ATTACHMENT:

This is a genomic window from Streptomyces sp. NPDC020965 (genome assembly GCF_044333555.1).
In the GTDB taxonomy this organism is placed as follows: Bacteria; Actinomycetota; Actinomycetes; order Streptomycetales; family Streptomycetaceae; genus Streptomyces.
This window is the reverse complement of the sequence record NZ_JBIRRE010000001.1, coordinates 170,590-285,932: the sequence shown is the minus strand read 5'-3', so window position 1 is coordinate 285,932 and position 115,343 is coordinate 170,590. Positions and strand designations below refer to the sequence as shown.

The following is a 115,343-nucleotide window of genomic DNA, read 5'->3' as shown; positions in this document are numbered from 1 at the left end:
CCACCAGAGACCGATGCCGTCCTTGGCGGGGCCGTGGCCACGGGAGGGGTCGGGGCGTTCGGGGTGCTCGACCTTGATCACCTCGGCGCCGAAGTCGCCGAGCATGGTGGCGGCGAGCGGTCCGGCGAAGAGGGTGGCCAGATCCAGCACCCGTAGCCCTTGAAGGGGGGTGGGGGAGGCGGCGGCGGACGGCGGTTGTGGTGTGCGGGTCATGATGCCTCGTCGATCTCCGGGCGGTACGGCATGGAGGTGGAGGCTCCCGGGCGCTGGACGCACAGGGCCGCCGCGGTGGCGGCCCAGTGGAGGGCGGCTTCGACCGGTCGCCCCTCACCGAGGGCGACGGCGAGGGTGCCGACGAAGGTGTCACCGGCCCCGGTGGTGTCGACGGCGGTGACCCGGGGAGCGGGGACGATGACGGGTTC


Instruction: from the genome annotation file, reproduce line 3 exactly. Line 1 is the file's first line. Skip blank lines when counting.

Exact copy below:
This window is the reverse complement of the sequence record NZ_JBIRRE010000001.1, coordinates 170,590-285,932: the sequence shown is the minus strand read 5'-3', so window position 1 is coordinate 285,932 and position 115,343 is coordinate 170,590. Positions and strand designations below refer to the sequence as shown.